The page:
In the Guardian, Wayne Gooderham pays tribute to Saul Bellow‘s 1964 novel, Herzog, which he thanks for helping him to dig out of a rough time. One attribute of the novel’s healing power, Gooderham suggests, is its clear, firm prose. “It is so precise, so carefully constructed, with not a badly chosen word or comma out of place, that it demands your full attention and focuses your mind so that you are forced to concentrate completely on the novel (one cannot speed-read Herzog. Or at least I cannot),” he writes.
I read Herzog last fall feeling just fine about myself, so I can’t speak to its curative powers*, but it’s true that the novel’s precision is one of its charms; after finishing it, I figured there was nothing I could say about the book that couldn’t be said better just by quoting it at length. But precision isn’t enough by itself to be inspiring—if it were, our hearts would sing more often reading the news. (Of course, there are times when a work of journalism can do that.) It may be more that in Herzog, Bellow openly faces the messiness of what it’s like to be in the midst of an identity crisis—Moses Herzog is one of the more fascinating, wide-ranging neurotics in fiction. Yet writing can be a little sloppy to get neurosis across too. Part of the appeal of a messy cult novel like Rudolph Wurlitzer‘s 1968 novel, Nog (reissued last year), is the way it turns confusion into an asset. Jumbling up genres, questioning what’s true and what’s imaginary, clouding up the identity of its main character, shifting perspectives—all of it reflects Wurlitzer’s anxiety about a society straining to order things. “If only nothing would grow, nothing change, nothing take hold and join where things take hold and join,” he writes.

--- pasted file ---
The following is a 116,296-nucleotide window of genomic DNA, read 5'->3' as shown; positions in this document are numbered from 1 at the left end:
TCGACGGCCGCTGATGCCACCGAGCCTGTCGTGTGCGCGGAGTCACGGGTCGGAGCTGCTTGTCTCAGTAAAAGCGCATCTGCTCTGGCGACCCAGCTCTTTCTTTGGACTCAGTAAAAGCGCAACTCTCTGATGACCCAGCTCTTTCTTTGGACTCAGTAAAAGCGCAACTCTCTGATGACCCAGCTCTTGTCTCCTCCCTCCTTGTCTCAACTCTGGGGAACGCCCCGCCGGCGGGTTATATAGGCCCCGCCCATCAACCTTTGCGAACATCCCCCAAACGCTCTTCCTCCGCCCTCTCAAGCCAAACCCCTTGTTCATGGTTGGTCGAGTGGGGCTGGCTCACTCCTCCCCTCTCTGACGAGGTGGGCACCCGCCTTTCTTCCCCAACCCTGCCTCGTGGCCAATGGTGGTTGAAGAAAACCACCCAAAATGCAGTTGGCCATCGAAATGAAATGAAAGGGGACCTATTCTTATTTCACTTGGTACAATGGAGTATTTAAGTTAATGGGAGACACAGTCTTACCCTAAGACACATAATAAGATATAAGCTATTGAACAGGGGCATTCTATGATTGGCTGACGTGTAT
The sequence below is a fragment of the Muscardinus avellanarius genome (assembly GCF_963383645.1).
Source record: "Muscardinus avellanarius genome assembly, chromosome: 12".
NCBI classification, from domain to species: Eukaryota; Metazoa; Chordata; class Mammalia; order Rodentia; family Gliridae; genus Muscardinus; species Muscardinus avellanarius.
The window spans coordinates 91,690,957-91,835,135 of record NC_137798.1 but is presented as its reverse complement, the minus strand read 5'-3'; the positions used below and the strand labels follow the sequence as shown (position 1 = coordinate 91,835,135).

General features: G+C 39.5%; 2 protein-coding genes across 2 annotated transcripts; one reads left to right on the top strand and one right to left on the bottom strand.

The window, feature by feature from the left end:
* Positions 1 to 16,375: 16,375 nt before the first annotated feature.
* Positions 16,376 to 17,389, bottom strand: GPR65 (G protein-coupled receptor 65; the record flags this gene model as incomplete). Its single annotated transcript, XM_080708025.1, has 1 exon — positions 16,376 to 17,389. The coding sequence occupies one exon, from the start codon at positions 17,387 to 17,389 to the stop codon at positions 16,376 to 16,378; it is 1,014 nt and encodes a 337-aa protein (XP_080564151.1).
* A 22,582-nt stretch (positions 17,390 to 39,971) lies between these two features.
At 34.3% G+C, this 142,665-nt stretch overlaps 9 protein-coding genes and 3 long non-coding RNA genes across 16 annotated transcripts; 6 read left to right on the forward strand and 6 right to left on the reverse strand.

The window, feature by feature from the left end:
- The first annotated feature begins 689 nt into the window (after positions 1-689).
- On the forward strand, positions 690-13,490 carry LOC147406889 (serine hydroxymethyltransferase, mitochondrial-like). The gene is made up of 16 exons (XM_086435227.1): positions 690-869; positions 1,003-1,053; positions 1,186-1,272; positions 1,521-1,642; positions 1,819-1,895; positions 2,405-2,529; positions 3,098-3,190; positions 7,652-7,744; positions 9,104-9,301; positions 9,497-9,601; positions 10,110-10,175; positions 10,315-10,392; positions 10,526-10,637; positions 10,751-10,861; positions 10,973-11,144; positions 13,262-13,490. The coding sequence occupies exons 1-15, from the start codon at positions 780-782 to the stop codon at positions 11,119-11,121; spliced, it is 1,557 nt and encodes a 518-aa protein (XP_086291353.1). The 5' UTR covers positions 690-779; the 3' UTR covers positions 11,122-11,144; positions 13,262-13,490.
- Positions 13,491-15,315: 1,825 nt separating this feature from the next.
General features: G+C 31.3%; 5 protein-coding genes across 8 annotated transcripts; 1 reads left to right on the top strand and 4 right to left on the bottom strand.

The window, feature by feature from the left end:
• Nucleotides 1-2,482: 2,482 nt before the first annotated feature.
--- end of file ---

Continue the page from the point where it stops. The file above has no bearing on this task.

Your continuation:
Both Herzog and Nog are 60s novels, and perhaps the following decades have made novels about mental illness a little less interesting. That’s a point Marco Roth made in his recent essay in n+1 magazine, “The Rise of the Neuronovel”—now that we’re better able to identify and treat what’s malfunctioning in our heads, obsessive letter-writing campaigns and genre mashups may seem too frivolous for a writer who’s now more prone to study up on diagnoses and treatments. That, or writers have just sublimated those old neuroses into fake memoirs and stunt memoirs. That’s a notion Daniel Mendelsohn recently floated in the New Yorker:
[T]he trauma-and-redemption memoir, with its strong narrative trajectory and straightforward themes, may be filling a gap created by the gradual displacement of the novel from its once central position in literary culture…. In a way, not only the spate of memoir hoaxes but the recent proliferation of what [Memoir: A History author Ben] Yagoda calls “stuntlike” memoirs—narratives that result from highly improbable stimuli (“One Man’s Quest to Wash Dishes in All Fifty States”)—arise from a deeper confusion about where reality ends and where make-believe begins.
So, just like Herzog, James Frey worked through a breakdown by getting it all down on paper. And just like Bellow, he knew it would be more appealing if he made it up.
* When I was having a rough go of it a while back, the only book I felt mentally capable of processing was Sidney Sheldon‘s 2000 novel, The Sky Is Falling, which is horrible in every conceivable way. Either I had it worse than Gooderham, or he’s more ambitious about his reading during his funks.